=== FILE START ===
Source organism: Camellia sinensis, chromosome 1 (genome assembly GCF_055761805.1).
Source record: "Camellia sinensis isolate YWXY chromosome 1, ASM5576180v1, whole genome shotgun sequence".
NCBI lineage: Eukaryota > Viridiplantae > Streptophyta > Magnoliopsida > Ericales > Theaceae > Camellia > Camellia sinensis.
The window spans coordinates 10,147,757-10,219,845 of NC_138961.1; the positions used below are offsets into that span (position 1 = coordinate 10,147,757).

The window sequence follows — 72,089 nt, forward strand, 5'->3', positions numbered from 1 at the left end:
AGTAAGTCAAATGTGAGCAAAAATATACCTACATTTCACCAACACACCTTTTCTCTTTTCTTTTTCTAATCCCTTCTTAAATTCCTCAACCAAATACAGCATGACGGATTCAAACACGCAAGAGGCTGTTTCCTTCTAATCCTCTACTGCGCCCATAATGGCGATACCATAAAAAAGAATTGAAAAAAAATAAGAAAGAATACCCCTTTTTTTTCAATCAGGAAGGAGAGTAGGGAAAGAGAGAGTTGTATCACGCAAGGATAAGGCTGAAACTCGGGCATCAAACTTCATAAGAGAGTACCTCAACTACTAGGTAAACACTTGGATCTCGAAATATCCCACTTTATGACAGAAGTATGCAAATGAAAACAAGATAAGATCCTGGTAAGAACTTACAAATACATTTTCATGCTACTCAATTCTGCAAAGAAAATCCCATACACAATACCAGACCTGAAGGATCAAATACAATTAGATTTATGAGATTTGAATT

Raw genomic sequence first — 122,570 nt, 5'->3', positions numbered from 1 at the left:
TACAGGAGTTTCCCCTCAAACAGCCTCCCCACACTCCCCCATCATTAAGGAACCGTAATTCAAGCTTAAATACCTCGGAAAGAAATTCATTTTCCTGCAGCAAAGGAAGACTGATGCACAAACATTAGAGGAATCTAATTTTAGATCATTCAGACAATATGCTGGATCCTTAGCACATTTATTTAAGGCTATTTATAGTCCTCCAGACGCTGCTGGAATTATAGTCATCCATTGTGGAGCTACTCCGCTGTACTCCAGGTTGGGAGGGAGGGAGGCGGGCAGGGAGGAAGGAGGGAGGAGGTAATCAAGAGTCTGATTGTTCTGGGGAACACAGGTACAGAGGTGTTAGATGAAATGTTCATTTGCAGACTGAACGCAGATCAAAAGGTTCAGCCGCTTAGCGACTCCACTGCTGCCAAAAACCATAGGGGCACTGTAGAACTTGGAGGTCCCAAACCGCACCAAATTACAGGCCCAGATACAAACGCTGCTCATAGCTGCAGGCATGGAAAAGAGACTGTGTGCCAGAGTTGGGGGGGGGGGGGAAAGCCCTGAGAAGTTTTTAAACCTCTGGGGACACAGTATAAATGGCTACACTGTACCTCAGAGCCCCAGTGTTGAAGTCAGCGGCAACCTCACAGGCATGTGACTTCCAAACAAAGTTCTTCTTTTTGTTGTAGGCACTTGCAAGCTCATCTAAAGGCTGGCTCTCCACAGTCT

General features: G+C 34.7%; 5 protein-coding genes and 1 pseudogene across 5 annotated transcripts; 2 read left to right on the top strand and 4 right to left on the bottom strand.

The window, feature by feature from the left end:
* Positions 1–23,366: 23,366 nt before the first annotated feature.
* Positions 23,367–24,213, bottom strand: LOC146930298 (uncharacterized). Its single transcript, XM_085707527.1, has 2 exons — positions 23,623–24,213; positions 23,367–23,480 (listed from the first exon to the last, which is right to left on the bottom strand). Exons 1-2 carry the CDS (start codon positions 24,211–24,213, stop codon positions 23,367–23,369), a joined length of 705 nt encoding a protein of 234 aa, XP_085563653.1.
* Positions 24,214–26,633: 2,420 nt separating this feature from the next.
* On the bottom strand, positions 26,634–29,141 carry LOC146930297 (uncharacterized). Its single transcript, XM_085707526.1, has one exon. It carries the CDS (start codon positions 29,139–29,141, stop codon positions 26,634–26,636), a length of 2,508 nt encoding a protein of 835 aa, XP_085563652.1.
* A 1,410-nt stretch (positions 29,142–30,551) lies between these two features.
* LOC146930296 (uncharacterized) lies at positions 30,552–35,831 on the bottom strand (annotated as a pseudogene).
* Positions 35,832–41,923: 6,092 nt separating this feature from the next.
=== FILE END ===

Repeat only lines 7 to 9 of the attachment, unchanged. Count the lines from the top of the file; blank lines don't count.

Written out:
Raw genomic sequence first — 122,570 nt, 5'->3', positions numbered from 1 at the left:
TACAGGAGTTTCCCCTCAAACAGCCTCCCCACACTCCCCCATCATTAAGGAACCGTAATTCAAGCTTAAATACCTCGGAAAGAAATTCATTTTCCTGCAGCAAAGGAAGACTGATGCACAAACATTAGAGGAATCTAATTTTAGATCATTCAGACAATATGCTGGATCCTTAGCACATTTATTTAAGGCTATTTATAGTCCTCCAGACGCTGCTGGAATTATAGTCATCCATTGTGGAGCTACTCCGCTGTACTCCAGGTTGGGAGGGAGGGAGGCGGGCAGGGAGGAAGGAGGGAGGAGGTAATCAAGAGTCTGATTGTTCTGGGGAACACAGGTACAGAGGTGTTAGATGAAATGTTCATTTGCAGACTGAACGCAGATCAAAAGGTTCAGCCGCTTAGCGACTCCACTGCTGCCAAAAACCATAGGGGCACTGTAGAACTTGGAGGTCCCAAACCGCACCAAATTACAGGCCCAGATACAAACGCTGCTCATAGCTGCAGGCATGGAAAAGAGACTGTGTGCCAGAGTTGGGGGGGGGGGGGAAAGCCCTGAGAAGTTTTTAAACCTCTGGGGACACAGTATAAATGGCTACACTGTACCTCAGAGCCCCAGTGTTGAAGTCAGCGGCAACCTCACAGGCATGTGACTTCCAAACAAAGTTCTTCTTTTTGTTGTAGGCACTTGCAAGCTCATCTAAAGGCTGGCTCTCCACAGTCT

General features: G+C 34.7%; 5 protein-coding genes and 1 pseudogene across 5 annotated transcripts; 2 read left to right on the top strand and 4 right to left on the bottom strand.